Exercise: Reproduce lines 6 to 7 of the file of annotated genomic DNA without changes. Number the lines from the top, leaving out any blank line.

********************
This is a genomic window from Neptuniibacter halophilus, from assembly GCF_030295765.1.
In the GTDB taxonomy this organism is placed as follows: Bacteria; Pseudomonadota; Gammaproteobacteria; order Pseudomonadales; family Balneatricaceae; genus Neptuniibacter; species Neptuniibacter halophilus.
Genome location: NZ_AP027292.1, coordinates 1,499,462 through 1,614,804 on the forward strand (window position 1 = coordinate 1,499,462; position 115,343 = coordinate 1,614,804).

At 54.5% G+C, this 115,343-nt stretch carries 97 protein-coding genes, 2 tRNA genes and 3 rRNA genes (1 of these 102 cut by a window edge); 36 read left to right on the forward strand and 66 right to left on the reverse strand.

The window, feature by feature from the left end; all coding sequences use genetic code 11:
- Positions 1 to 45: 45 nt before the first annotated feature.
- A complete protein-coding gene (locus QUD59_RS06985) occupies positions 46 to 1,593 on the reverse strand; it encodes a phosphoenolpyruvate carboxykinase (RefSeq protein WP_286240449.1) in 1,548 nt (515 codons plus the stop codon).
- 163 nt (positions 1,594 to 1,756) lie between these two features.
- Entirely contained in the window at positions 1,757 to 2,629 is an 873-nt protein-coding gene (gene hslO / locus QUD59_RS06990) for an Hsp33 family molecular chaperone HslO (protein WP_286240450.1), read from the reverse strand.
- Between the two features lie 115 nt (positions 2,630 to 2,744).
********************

- Positions 1 to 45: 45 nt before the first annotated feature.
- A complete protein-coding gene (locus QUD59_RS06985) occupies positions 46 to 1,593 on the reverse strand; it encodes a phosphoenolpyruvate carboxykinase (RefSeq protein WP_286240449.1) in 1,548 nt (515 codons plus the stop codon).